Facebook and its data science team came under fire this weekend after a recently published study revealed that Facebook had changed content in 600,000-plus users' News Feeds for a psychological experiment focused on users' emotional states.
But while much of the focus has been on the ethics of the study, some psychologists are also taking issue with the experiment's methodology and results.
The study found that by altering the News Feeds of 689,003 Facebook users users, it could change the mood of the status those users posted on the network. Users with more positive Feeds led to more positive status updates and similarly, feeds that had more negative content led to more negative posts.
Dr. John Grohol, founder of the psychology site, Psych Central said he sees there two major flaws in the study, starting with the use of its sentiment analysis tool, Linguistic Inquiry and Word Count application (LIWC 2007). It's a software program linguists and others psychologist commonly use in their research and it's a well-understood tool that's been pretty widely use but it was never designed to be used for small bits of text.
"Even in talking to the company that makes the tool, they acknowledge it cannot really differentiate 140 characters or a few short sentences from a larger body and it can't do a good job determining tone and content of the message," Grohol says. "Essentially what LIWC 2007 is doing is giving researchers data to analyze and that data is biased in a certain direction and we don't' know how it's biased because the authors don't look at LIWC 2007 as though it has any limitations. And we know that's just not the way the tool works."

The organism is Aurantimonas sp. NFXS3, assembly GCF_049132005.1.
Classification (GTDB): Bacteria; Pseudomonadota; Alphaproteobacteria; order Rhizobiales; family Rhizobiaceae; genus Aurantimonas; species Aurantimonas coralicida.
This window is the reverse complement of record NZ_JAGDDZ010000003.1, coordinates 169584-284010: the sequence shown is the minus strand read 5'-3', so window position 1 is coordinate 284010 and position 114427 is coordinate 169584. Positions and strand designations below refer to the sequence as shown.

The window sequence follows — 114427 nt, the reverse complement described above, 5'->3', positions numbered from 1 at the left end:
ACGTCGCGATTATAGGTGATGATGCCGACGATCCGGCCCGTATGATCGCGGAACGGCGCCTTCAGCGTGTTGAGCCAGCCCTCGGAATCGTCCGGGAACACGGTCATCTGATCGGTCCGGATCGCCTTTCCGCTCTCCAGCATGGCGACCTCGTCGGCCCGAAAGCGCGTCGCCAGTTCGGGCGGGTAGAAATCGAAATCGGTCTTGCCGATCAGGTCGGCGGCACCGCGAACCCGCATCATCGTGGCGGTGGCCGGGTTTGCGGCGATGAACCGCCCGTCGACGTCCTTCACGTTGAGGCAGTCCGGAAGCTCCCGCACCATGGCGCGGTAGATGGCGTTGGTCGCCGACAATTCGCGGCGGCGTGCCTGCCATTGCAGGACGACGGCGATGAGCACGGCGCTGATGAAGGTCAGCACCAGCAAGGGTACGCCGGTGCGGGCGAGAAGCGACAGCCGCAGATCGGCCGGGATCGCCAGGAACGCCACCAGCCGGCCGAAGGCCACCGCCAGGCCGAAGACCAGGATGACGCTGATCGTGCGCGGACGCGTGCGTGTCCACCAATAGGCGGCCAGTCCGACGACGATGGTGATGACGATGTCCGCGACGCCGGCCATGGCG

Furthermore, Grohol said, the study, while focused on exploring emotional contagion, doesn't actually measure the moods it's trying to capture. "They never went to Facebook users and had them fill out a mood questionnaire. Instead the authors were making strange judgement calls based on content of status updates to predict a user mood," he says, noting that the authors would likely need some other tool or survey to accurately gauge something as complex as emotional state.
Tal Yarkoni, a psychology Research Associate at the University of Texas at Austin, echoed a similar concern in a blog post largely defending the Facebook study:
The fact that users in the experimental conditions produced content with very slightly more positive or negative emotional content doesn't mean that those users actually felt any differently. It's entirely possible–and I would argue, even probable–that much of the effect was driven by changes in the expression of ideas or feelings that were already on users' minds.
Lastly, both Grohol and Yarkoni argue that, even if the methodology produced accurate results, the findings have very little actual value for users. According to Grohol, the study found only a 0.07% (1/15th of one percent) decrease in negative words in people's status updates when the Facebook decreased the amount of negative posts in the users' News Feed, hardly enough to move the dials.
"I don't know that the benefits we're gaining from this research are all that significant," Grohol told BuzzFeed. "The correlations were so tiny that they're meaningless on an individual level. It's not really the kind of research that's significant in the way they'd have us to believe. For example, there's no real proof that if a bunch of your friends post something negative, you'll then post something negative. At least not at this small scale. Perhaps, if you read thousands and thousands of posts, you might."